A hiker was bitten by a brown bear on Upper Kenai River Trail on Monday morning, according to a press release from the Kenai National Wildlife Refuge and a dispatch report from the Alaska State Troopers.
The hiker was approximately a mile from the trailhead with a border collie off leash when a sow brown bear — seen with two cubs — made its attack, the press release stated.
According to the dispatch, the dog chased the bear, causing the sow to charge the adult male hiker. After the bear bit him on the arm he retreated into the Kenai River. The bear followed him into the water and bit him again on the shoulder before retreating.
The hiker was able to return to his vehicle and contact emergency services, the dispatch stated. He was transported to a Kenai Peninsula area hospital with non-life-threatening injuries.
Leah Eskelin, lead park ranger at the wildlife refuge, said she hopes the encounter can inform others who recreate in the area.
“I want this to be an opportunity for people to plan ahead when they go out,” she said.
The man’s border collie remained unattended in the area on Monday, the press release from the refuge reported, and people were encouraged to call headquarters at 907-262-7021 or the Alaska Wildlife Troopers at 907-262-4573 with any information about the dog.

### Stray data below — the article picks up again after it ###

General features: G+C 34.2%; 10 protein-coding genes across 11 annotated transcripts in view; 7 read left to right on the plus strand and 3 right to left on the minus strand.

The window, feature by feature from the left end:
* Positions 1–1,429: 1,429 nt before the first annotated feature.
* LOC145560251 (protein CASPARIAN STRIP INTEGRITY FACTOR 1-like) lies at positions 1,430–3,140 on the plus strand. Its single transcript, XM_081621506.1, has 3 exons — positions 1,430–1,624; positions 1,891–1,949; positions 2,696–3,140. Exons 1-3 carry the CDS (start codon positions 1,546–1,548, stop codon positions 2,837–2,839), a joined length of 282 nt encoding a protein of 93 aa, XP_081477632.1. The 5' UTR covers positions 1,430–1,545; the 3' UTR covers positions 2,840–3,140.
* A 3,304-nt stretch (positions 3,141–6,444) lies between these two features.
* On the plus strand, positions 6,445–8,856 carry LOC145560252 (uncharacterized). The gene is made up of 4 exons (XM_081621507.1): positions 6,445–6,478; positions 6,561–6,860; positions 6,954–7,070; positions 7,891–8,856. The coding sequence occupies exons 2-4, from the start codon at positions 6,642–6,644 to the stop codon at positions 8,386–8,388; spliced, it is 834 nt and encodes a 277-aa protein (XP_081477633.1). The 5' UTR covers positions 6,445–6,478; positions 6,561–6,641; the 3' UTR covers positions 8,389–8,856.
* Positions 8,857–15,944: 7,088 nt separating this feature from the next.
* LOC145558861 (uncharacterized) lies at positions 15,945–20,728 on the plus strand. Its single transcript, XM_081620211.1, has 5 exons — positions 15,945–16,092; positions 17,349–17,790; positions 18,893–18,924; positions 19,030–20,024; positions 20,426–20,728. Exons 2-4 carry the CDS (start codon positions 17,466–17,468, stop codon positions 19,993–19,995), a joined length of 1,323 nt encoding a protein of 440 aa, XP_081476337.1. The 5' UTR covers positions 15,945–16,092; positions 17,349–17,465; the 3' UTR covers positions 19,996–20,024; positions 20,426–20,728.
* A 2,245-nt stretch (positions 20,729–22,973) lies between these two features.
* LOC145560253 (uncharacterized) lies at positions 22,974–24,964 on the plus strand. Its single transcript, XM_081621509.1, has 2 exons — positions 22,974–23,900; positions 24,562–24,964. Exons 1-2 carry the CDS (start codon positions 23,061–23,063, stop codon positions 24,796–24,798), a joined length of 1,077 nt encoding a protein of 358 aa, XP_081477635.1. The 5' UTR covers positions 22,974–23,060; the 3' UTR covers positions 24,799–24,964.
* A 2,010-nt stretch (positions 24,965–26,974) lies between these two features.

Eskelin said she believes the border collie was found and reunited with its owner after she saw a post on the Kenai Peninsula Hiking Facebook Page.
“It’s not official but I got it from someone in the community,” she said.
According to the dispatch, the hiker had bear spray but didn’t use it. The bear hadn’t been found by troopers as of Monday evening, and Eskelin said even if the sow is located she doesn’t expect wildlife officials to take further action.
Usually officials only dispatch bears if they are believed to be overly aggressive while showing no signs of changed bad behavior, and don’t first respond to non-lethal deterrents.
The Kenai River Trail near Skilak Lake remains closed following the incident. Eskelin said the refuge is working to increase bear-aware signage in the area and should reopen the trail in the next few days.
Reach reporter Camille Botello at email@example.com.